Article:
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Stained glass macro

July 19, 2009

Purchased the Canon EF 100mm f/2.8 macro USM lens just this past week and was keen on trying it out, see what photo fun there was to have and what results I could already achieve with it.

An ideal macro photo subject to try out seemed to be a stained glass lamp. A sort of Tiffany style lamp, it features beautiful, differently colored pieces of stained glass bound together by a metallic wire mesh that creates a unique light and color spectacle when lit.


While shot in daylight conditions, did turn on the lamp itself and set it further away from any windows to have as much light as possible come through the stained glass from within.

Most shots save the last two were made with f-stop set to f/2.8, which proved rather challenging to obtain ideal focus on the glass surface as the lens has such a narrow dept of field at that f-stop.


Depending on the focus set, it would have the exterior of the glass sharp but the slightest movement would already set the focus deeper into the glass itself.

Quite amazing to see with such a macro lens when looking through the viewfinder, how the focus can shift into the glass revealing tiny bubbles and other particles inside you wouldn’t notice with the focus set further away.


Am not particularly a fan of churches, but I can appreciate the architecture and certainly the beautiful stained glass windows many have.

Hence why I wanted to photograph this stained glass lamp as the different colors, textures in it and the way light plays through the glass can be quite stunning.


Amazing how the color of the glass, way it was created can give an entirely different aura to the light that comes through onto the photo.

While the top images have a very warm tint to them, the ones of the greener glass partitions definitely have a more cool feeling to them.


Didn’t crop or touch up any of these shots, save downsize them.

Though wonder if I couldn’t have cropped out a few sections from the original sized canvas to show you some of the amazing details that don’t show up as well once you downsize the image.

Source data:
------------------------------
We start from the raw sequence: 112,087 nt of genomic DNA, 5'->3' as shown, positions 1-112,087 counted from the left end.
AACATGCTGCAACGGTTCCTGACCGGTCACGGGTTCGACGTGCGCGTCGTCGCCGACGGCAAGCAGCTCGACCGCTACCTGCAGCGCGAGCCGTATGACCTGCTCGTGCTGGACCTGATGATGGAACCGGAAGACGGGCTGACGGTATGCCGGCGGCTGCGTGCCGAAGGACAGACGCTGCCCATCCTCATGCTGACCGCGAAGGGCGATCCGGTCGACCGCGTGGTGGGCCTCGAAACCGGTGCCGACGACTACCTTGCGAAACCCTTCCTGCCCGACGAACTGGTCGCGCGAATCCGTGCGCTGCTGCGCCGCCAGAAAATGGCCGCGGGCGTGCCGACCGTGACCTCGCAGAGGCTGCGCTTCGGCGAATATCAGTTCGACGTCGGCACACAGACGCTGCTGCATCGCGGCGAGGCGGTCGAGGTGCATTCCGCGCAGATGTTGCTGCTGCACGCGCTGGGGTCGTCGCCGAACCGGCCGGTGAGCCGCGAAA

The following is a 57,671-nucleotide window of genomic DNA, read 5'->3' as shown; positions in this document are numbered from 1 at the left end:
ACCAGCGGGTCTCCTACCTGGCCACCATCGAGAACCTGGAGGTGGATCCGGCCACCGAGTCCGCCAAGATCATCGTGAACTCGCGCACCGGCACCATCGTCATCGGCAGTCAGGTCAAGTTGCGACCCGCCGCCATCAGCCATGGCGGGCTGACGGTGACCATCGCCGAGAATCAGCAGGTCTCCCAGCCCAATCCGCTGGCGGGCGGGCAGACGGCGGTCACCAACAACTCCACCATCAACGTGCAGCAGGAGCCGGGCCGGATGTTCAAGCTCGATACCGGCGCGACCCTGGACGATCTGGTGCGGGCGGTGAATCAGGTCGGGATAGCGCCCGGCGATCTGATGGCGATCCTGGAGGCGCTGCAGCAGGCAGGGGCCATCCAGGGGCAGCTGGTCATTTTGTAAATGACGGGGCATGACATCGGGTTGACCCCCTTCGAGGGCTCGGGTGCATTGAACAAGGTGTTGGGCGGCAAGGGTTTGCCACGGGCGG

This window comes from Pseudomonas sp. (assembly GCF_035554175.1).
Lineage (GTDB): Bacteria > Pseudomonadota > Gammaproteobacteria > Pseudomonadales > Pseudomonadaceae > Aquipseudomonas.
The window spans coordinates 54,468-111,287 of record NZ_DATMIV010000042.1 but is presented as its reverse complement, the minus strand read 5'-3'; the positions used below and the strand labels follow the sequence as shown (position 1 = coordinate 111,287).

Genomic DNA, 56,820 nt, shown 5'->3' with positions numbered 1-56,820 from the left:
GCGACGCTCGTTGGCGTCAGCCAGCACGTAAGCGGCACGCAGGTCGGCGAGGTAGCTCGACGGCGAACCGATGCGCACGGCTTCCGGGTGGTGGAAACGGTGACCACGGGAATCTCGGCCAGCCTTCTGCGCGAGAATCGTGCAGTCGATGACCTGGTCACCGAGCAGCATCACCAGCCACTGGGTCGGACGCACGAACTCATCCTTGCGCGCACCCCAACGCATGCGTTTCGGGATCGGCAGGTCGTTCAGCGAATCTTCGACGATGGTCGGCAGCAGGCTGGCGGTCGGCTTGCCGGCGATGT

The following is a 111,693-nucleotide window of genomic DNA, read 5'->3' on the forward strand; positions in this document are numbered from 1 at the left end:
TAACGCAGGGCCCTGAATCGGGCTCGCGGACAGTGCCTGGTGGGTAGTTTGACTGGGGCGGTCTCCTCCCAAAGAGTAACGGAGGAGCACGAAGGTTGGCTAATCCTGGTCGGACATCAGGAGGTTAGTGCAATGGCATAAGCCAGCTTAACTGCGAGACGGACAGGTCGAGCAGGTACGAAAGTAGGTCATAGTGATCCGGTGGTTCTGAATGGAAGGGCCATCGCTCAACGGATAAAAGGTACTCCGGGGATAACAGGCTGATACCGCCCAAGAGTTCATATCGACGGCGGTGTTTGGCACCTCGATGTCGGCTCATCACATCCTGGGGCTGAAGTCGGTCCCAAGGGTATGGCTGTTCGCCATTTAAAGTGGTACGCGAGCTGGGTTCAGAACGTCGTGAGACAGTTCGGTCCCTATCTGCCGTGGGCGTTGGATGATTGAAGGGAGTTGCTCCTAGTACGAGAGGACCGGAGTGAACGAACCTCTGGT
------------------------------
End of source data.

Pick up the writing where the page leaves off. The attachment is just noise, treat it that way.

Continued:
This final shot stepped back a bit to give a better idea of the mesh and the different glass pieces in it.

Set the f-stop to f/7.1 to get more depth of field to work with and have more of the lamp’s curved surface with optimum sharpness.

3 Comments leave one →
  1. July 20, 2009 12:47 am

    Wow I would have nevere guessed that this was a lamp if you handnt mentioned it before.Hope to see more macro shots soon

  2. July 20, 2009 5:50 am

    I’m just curious, when you’re taking all your photos, do you shoot in RAW, or just have it convert to JPG? – and what do you manage all your images w/ after you dumped them to the computer.

  3. July 20, 2009 8:14 am

    That’s why I added that last photo which gives a more overall look even though I don’t really like how that last shot turned out.
    Currently I’m not shooting in RAW but in the L setting that converts it to JPG.
    When I had Mandriva Linux installed I just copied the files from the SD card onto the hard drive and managed them with Nautilus (file management) and Gimp.
    Just installed Windows 7 RC to try it out and installed the Canon software to grab the images from the 450D through USB. So am trying Canon’s software now to see how it is.

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